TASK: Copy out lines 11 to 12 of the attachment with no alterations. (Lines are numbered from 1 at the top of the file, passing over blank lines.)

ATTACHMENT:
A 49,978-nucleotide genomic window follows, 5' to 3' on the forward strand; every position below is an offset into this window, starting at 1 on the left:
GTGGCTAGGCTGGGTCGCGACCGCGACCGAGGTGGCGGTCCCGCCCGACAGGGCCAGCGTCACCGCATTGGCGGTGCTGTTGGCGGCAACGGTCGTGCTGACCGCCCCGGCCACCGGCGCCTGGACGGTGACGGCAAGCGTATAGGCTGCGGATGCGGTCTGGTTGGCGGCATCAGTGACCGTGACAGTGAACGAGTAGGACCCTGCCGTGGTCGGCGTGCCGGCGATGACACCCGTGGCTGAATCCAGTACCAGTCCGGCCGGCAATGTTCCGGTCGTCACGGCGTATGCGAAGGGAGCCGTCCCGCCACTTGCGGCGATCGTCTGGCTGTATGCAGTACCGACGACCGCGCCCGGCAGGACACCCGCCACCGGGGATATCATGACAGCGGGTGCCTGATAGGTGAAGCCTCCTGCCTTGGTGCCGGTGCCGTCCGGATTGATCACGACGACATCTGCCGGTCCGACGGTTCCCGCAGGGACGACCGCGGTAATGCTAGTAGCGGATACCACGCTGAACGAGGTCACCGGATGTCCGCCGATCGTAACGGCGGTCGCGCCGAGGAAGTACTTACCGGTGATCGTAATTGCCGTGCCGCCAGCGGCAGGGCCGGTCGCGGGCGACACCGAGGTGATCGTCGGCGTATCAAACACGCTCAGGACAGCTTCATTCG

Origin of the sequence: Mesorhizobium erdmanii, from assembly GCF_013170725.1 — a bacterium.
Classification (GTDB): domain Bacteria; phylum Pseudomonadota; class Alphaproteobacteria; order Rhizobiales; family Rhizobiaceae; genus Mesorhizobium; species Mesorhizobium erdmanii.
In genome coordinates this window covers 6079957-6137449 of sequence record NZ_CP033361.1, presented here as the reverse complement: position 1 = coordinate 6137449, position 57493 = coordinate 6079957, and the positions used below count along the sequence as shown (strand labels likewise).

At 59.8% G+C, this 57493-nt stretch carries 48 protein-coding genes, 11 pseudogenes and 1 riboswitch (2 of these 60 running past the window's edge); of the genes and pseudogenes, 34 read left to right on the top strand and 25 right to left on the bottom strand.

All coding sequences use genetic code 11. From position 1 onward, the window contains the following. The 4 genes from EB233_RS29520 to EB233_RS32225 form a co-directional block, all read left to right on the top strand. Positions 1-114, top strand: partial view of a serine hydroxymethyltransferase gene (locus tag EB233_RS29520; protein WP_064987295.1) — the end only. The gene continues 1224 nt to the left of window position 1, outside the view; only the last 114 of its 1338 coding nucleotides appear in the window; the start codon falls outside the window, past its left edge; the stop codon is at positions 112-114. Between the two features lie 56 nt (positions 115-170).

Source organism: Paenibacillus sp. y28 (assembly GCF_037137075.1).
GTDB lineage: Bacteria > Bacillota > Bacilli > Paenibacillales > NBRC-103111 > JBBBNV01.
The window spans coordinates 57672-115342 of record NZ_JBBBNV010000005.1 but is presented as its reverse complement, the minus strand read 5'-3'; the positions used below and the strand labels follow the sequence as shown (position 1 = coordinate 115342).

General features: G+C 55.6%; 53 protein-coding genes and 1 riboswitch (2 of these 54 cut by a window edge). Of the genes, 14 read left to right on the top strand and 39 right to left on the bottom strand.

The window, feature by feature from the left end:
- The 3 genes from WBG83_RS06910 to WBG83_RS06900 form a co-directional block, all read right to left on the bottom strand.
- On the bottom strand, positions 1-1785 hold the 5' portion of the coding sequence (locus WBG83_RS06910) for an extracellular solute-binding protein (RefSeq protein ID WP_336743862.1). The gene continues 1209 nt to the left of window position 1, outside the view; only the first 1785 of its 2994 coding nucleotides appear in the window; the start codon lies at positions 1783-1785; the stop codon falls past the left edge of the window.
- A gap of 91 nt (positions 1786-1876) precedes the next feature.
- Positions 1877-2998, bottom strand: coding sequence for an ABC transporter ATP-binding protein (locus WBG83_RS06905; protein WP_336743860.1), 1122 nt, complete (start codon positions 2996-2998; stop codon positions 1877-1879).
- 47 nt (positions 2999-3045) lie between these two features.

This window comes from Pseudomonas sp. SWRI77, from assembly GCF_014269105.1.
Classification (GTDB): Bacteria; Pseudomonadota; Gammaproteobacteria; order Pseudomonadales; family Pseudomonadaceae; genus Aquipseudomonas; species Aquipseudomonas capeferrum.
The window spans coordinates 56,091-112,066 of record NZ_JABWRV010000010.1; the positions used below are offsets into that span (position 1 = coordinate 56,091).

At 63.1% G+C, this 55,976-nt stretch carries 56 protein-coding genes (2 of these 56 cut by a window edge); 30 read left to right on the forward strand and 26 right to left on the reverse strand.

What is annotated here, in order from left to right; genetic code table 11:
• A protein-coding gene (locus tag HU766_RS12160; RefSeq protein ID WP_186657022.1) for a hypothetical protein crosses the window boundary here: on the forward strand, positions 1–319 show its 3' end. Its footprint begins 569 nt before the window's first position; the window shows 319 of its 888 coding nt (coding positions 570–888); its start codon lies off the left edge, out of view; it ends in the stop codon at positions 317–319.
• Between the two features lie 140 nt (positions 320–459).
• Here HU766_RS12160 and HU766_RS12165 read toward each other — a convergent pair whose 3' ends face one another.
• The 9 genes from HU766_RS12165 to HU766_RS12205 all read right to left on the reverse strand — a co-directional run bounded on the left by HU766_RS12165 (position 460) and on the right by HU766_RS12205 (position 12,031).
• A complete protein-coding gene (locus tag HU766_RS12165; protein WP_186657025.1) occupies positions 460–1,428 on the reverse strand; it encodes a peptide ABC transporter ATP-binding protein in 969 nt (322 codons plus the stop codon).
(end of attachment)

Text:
General features: G+C 55.6%; 53 protein-coding genes and 1 riboswitch (2 of these 54 cut by a window edge). Of the genes, 14 read left to right on the top strand and 39 right to left on the bottom strand.

The window, feature by feature from the left end: